Red-breasted Goose - Cley Norfolk © Nick Hull

For the late afternoon we headed for Holkham popping into Lady Ann's Drive which was almost empty of birds so on to the "triangle" to look over the marsh between the end of Holkham and Burnham Overy Staithe.  Scoping the marshes there were lots of birds present with large flocks of Lapwing and Golden Plover the latter couldn't be seen until a Marsh Harrier quartered across the marsh and put them all up giving us a great display.  We also found no less than five Great White Egret out on the marsh and had a small flocks of Brent and Greylags, Curlew, Redshank and various duck species.  After some time we had a small skein of Pink-footed Geese fly in and I set up my recorder and parabolic microphone ready for the next flock to come in to roost on the marsh.  It wasn't long before Jackie said "here they come" and I switched on the recorder and waited for them to pass over. It was a real spectacle as it must have been all the Pink-feet that was wintering in Norfolk that was flying over filling the whole sky above us. I checked the recorder and found the sound of all these geese was bouncing the recording level into the red but I hoped it wasn't distorting the recording to much. 

The forecast for the 7th looked good so we decided to take a chance and go somewhere new so we headed of to Deeping St. James in Lincolnshire a LWT reserve.  As we approached the reserve we had a quick stop to photograph a family party of Whooper Swan on the roadside dyke.

Whooper Swan family near Deeping St James © Nick Hull

We arrived at the reserve and parked up with more Whoopers viewable on the nearby lake and headed off towards the first hide.  As we arrived at the hide to birders were exiting and we asked if they had seen our quarry they answered no not a sign.  We checked our instructions and found our target bird wasn't seen      from the hide but an opening in the hedge line before the hide.  We backtracked and found the opening and started scanning the trees and bushes across the water about 40m away.  It took me a few minutes to picked up a pale streaked breast in a tree covered in ivy opposite and directed the others onto it, whilst I set up the scope.  Once the scope was set up you could get a pretty good view of a single Long-eared Owl my favourite bird.

Long-eared Owl - Deeping St James © Nick Hull

After a good look around we headed off looking for Bewick's Swan and Crane.  We were told to explore Thorney Dyke area for both species though we only found one which was a tad interesting. We found three Bewick's Swan on one of the fields one of which had a neck collar, so we took time to get the code and moved on. (Hopefully I will be able to update you later on the swans history)

Bewick's Swan (with gps collar) Thorney Dyke © Nick Hull

We worked our way around the fen area to the Nene Washes RSPB reserve unfortunately there wasn't any access for Jackie's mobility scooter the gates were too small so we looked over the reserve from the parking area.  I have to say it was waisted and we had more Whooper and a handful of Bewick's, Red Kite and a scattering of waders and then Jackie spotted two Cranes which passed over the reserve and disappeared behind a wood never to be seen again.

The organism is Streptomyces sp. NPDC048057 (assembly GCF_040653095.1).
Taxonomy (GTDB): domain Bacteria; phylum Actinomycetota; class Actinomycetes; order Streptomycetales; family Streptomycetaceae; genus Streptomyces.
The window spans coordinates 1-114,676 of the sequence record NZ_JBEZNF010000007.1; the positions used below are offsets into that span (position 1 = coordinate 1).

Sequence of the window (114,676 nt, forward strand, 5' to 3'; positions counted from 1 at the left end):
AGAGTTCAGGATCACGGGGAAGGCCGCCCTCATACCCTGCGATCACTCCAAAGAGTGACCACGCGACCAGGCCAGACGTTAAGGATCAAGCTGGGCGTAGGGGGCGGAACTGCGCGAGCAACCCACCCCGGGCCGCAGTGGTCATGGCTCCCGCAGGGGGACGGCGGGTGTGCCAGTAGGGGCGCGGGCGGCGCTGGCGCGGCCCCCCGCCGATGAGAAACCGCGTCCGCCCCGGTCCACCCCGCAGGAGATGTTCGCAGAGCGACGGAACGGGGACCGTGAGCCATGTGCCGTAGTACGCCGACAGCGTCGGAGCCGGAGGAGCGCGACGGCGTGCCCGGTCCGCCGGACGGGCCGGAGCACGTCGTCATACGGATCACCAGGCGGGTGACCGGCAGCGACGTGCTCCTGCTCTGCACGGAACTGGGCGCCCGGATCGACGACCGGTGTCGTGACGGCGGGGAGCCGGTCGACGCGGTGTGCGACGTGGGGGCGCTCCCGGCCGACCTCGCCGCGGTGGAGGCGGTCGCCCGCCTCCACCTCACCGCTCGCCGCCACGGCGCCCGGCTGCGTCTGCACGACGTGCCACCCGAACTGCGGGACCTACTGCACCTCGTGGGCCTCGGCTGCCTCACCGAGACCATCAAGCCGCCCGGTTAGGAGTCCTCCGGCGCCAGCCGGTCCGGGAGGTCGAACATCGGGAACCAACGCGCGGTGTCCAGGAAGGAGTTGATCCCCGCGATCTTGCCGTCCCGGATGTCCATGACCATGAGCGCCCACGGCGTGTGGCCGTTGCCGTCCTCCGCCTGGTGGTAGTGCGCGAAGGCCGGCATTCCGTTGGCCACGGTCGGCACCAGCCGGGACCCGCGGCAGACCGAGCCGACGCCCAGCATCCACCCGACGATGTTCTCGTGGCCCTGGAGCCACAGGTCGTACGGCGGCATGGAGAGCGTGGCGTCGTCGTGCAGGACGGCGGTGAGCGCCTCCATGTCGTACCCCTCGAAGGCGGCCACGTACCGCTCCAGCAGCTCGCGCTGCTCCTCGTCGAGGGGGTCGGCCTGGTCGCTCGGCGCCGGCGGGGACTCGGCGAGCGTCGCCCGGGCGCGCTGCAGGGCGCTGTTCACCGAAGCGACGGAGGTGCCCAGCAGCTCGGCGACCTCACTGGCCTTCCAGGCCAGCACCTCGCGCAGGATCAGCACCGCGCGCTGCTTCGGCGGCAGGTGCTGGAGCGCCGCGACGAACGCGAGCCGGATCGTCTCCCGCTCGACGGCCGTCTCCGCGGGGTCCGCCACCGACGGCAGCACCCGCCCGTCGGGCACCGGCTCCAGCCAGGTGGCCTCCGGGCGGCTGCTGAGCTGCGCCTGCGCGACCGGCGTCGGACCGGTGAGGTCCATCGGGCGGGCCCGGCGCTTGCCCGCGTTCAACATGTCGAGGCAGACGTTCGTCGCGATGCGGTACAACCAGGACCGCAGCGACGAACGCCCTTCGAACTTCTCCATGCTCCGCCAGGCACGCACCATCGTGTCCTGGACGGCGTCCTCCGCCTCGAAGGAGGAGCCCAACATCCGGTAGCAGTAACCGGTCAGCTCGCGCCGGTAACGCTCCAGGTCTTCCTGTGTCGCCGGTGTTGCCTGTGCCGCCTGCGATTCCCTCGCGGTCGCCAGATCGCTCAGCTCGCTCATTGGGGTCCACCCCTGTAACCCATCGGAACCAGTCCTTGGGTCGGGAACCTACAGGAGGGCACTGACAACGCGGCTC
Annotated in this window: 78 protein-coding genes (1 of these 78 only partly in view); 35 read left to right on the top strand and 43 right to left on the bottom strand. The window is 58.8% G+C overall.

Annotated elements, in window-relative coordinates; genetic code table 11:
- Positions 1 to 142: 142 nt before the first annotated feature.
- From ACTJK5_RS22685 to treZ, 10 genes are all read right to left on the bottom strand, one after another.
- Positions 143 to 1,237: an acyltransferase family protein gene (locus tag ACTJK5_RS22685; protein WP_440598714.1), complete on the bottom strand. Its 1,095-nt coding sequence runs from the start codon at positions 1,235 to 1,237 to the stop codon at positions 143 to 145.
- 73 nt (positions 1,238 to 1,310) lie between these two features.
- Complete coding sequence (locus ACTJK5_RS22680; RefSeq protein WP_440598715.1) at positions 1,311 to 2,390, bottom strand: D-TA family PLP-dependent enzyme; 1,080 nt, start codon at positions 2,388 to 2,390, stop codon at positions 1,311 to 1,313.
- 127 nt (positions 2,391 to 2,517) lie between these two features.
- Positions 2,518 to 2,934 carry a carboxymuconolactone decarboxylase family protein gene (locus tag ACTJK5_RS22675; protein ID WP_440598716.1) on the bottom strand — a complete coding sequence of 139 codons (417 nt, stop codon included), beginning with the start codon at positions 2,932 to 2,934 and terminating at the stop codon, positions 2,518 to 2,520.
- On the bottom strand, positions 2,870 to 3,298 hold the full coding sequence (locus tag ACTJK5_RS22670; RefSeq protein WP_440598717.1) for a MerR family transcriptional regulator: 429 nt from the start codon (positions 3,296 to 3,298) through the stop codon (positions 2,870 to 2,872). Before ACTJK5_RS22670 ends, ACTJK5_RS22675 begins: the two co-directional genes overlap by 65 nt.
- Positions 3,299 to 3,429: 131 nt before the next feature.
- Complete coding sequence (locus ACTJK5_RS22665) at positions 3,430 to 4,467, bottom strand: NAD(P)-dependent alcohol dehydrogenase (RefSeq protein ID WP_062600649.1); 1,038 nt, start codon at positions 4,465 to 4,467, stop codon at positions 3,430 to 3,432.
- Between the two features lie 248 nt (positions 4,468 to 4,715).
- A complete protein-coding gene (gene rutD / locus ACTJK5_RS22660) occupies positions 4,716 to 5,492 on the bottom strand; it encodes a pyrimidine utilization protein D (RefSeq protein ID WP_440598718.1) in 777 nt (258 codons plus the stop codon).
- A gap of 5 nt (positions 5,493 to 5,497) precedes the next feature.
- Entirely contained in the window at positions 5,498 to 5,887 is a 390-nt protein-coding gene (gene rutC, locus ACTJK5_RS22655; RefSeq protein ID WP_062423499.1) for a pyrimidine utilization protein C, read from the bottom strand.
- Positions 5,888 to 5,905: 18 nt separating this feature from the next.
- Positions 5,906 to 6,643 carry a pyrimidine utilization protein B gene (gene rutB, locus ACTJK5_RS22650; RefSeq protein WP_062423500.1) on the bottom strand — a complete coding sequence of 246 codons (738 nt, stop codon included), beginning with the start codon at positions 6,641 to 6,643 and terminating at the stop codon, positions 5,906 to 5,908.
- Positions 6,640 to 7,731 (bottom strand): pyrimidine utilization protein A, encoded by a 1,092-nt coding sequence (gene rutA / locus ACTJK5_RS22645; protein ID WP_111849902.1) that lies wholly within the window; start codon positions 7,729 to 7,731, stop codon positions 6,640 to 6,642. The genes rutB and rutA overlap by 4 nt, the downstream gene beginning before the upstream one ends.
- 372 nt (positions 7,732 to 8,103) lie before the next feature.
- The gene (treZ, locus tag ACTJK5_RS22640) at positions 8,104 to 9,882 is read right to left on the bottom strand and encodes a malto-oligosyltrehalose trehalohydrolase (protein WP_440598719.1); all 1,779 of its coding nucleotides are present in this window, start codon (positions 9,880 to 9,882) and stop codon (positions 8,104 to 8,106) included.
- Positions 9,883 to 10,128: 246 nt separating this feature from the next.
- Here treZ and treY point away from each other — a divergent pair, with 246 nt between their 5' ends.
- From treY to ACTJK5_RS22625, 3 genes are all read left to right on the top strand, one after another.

On the 8th we headed off to Sculthorpe Moor I have to say this is one of the best reserves when it comes to scooter access there was nowhere that Jackie couldn't get to even the raised hides.  We had a great visit though we didn't add much to our year list but added several to the trip list with Brambling, Siskin, Egyptian Geese and lots of Bullfinch were all very nice to see. In the afternoon we went back to the Holkham triangle for the geese to fly in which strangely they didn't at least if they did it was dark when they did.

Male Brambling & Bullfinch - Sculthorpe Moor © Nick Hull

Well you can't come to Norfolk without at least trying for Shorelark so we woke early and got to Holkham before too many visitors had arrived and we met Tony and Jo from the Flamborough Obs who we had run into a few time over the week and they said the larks were out on the beach from the halfway path behind the Washington Hide so off we went. When we arrived we were told they had been flushed and were in the dunes a couple of hundred metres or so further up the beach.  So on we went but after a short while Jackie was finding it hard so I said to her to stop where she was whilst Tony Jo and I searched for them. Well we were searching around when Jackie called me "I've got them" I whistled to Tony and Jo and we made our way back to Jackie who had four Shorelark a few metres in front of her giving great views.

Two of four Shorelark - Holkham © Nick Hull

On the 11th we headed out after a Short-toed Lark but unfortunately it was too far away for Jackie to walk and not suitable for her scooter and no parking close by so we had a look around Kelling Heath, which didn't provide much but it refreshed our memory of the reserve as we hadn't visited there for some years.  

We had lunch at the Kelling Tearoom (reconmended) sitting outside on a bench in the warm sun which made a nice change.  For the afternoon we went back to Cley to see if we could get the Iceland Gull on our trip list and parked up at the beach car park.  It was fairly calm though there was a bit of a cool breeze, anyway we walked up the beach and did a little sea watch which produced little other than a couple of Red-throated Diver, a handful of Common Scoter, a Great Crested Grebe and the usual common species of gulls.  A birder told us that the Iceland Gull was off the east bank which was some way off too far for Jackie to walk.  I decided that I might be able to see it scoping the gull flock from where we were to, so scanned away.  Jackie started feel the cold and went back and sat in the van as I continued looking after about 15 minutes I picked up a creamy looking gull flying towards me along the beach edge I quickly realise it was the Iceland Gull and called Jackie and pointed and it flew almost to me then turned around between me and the van and headed back to the east bank, perfect you couldn't have arranged it better.